Working in abstraction with my Art I students has yielded some amazing artwork! They were very open to the concept that abstraction indicates a departure from reality, despite the artwork originating from reality as inspiration. For this project, we used a photographic reference to create an abstract painting with watercolor and pen. An image – in our case a photograph of something recognizable or realistic – started out as an influence, but we abstracted the image through various composition techniques. We went on a nature walk with our phones/cameras to photograph interesting compositions and use nature as a jumping off point for abstraction. Students were given the choice to use photographs from the nature walk or to take a photographic of something meaningful to them. We discussed the different ways images can be abstracted through techniques such as cropping, magnifying, color choice, and others. During the self-reflection at the end, students commented on enjoying the freedom and choice involved with this project and I love how each student’s work is unique.
Student trying different techniques with a variety of brushes and paints
Example of a finished piece.
I was very excited to introduce weaving to my middle schoolers! We talked a lot about the rich history and practice of weaving, looking at representations of figures weaving in artwork from Ancient Egypt, the Middle Ages in Germany, 19th century Japan, and the American Southwest. We also considered the role weaving plays in stories such as The Odyssey. We practiced weaving on paper plates, and in the meantime created our organic-shaped clay looms. By the time the looms were glazed and fired, my students were weaving pros and were ready to roll! We had to troubleshoot a few things like holes closing up during the firing process, but my students were engaged and persistent with what was a new technique for many of them.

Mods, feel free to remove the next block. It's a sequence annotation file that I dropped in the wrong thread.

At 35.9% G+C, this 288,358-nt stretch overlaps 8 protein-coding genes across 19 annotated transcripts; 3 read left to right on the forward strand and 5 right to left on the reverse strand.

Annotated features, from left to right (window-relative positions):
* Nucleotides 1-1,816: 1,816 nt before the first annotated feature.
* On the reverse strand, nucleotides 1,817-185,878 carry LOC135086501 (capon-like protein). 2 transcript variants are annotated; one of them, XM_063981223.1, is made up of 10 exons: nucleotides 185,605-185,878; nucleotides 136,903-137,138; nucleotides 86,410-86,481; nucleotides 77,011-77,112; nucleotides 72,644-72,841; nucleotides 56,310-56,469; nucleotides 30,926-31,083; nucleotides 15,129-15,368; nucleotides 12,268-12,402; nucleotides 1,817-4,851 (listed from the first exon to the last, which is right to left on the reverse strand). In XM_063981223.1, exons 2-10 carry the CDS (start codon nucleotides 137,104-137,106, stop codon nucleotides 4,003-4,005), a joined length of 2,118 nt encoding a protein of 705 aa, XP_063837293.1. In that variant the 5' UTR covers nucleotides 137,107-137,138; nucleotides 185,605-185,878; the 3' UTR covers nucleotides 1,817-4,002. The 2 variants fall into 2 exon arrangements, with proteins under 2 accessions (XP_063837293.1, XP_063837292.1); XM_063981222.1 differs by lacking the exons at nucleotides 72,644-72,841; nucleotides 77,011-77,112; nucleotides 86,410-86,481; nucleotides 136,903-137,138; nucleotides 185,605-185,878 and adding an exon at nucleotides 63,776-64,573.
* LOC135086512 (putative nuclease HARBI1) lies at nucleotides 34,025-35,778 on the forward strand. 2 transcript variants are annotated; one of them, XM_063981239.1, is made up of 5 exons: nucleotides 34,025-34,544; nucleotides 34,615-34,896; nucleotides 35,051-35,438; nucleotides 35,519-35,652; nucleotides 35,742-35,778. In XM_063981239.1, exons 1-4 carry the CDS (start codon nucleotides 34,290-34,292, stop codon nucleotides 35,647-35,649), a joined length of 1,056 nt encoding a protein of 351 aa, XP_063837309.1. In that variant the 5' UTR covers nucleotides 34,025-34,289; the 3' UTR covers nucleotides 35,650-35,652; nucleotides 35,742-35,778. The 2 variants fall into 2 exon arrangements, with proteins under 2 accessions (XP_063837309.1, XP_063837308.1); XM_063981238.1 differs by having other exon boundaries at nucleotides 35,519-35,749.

Working with students as they created their clay looms.
Freshly glazed looms!
To go along with the acrylic still-life paintings they are working on in class, the sophomores are doing a pop-art style acrylic portrait as a home project. Their in-class project is a still-life using objects to conceptually represent a person important to them. Their home project prompt then is a literal portrait of a person of their choice in the pop-art style, using color, pattern, style, etc. to represent the person. I showed the students examples of work from pop-artists including Romero Britto, Andy Warhol, Alex Katz, Julian Opie, and Roy Lichtenstein.
The students responded positively to the project and seemed excited about it. Their home projects are a requirement and have predetermined due dates, so I will not be there to see most of their final works, but this fabulous portrait of Rihanna and plan for a portrait of another student’s favorite book character get to hang in the student art show!